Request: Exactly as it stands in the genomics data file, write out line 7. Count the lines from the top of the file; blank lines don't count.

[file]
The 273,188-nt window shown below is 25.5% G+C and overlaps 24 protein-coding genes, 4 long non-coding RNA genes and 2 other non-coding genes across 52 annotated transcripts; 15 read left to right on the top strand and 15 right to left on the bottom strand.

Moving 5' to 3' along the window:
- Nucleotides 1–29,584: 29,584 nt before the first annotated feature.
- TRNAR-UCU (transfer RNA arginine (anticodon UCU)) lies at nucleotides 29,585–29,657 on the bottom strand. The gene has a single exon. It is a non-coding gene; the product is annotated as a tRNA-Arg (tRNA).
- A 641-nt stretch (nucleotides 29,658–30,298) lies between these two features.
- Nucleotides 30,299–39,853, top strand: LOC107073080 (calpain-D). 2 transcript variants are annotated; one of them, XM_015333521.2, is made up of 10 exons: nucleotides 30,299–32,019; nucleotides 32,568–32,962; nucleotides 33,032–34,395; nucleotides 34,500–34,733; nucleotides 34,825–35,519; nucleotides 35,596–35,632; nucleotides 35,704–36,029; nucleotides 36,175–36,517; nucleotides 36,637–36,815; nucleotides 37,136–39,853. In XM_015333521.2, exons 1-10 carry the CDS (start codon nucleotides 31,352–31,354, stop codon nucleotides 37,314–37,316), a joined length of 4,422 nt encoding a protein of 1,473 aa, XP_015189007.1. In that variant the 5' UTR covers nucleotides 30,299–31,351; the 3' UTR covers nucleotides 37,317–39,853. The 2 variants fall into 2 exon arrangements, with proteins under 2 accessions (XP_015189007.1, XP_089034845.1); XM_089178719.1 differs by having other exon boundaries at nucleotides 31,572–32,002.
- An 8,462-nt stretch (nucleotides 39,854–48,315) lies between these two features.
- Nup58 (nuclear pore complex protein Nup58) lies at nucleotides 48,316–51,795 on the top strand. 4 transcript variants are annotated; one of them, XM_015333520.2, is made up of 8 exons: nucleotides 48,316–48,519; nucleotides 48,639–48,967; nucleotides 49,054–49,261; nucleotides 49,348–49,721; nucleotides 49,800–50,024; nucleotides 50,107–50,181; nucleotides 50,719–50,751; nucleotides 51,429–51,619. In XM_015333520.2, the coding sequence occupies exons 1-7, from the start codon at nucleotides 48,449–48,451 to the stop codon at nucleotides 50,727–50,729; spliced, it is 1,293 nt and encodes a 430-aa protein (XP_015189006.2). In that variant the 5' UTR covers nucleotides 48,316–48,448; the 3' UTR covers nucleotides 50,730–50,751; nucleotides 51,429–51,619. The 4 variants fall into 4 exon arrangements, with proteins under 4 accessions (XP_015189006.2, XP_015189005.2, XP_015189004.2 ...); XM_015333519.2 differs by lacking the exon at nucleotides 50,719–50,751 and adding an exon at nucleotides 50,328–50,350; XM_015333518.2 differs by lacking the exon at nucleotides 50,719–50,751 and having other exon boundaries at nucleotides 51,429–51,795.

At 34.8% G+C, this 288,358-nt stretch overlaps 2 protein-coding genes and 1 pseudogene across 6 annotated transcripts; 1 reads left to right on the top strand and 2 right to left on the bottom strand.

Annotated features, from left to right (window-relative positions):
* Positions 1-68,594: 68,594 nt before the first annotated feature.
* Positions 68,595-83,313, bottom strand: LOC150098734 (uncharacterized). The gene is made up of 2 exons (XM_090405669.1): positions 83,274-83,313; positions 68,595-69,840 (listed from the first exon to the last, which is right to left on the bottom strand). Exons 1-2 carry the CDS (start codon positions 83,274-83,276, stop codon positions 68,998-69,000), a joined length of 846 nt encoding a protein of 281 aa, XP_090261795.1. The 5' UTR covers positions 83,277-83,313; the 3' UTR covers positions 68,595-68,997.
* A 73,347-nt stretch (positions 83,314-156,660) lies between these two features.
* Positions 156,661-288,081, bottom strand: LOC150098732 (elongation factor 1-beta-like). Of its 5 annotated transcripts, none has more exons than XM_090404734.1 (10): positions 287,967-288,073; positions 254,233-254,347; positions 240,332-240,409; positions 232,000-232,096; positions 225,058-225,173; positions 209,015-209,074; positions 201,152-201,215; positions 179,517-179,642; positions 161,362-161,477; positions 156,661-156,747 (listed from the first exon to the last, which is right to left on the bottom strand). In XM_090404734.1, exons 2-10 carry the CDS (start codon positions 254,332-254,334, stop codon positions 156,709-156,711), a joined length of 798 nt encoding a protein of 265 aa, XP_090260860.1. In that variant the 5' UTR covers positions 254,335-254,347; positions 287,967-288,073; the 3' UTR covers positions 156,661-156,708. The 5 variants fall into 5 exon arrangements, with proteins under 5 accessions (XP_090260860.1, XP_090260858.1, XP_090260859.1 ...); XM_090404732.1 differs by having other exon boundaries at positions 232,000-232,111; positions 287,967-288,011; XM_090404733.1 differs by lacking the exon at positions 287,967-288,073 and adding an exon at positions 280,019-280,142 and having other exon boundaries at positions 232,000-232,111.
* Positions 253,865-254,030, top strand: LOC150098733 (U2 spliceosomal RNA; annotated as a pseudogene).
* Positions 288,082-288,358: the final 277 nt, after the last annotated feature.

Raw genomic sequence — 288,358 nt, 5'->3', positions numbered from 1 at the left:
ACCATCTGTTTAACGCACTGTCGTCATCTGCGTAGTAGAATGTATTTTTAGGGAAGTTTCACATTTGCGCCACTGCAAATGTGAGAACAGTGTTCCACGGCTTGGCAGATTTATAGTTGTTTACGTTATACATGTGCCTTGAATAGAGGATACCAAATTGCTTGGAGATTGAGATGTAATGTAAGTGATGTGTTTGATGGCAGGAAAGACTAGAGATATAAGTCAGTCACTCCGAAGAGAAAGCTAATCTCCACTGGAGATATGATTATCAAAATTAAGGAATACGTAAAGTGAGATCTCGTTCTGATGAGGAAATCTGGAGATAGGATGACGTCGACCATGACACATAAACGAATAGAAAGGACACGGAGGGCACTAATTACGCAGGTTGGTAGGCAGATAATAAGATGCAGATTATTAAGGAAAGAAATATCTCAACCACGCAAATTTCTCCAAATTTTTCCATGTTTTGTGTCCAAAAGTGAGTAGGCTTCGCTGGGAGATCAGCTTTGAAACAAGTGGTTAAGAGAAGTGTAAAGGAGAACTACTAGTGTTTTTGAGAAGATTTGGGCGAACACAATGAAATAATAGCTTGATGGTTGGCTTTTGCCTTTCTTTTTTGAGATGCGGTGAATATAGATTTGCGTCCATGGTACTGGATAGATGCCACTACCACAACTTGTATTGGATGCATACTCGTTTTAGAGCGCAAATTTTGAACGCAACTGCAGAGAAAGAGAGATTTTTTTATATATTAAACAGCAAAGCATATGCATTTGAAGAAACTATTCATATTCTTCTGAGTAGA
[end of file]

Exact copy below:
- An 8,462-nt stretch (nucleotides 39,854–48,315) lies between these two features.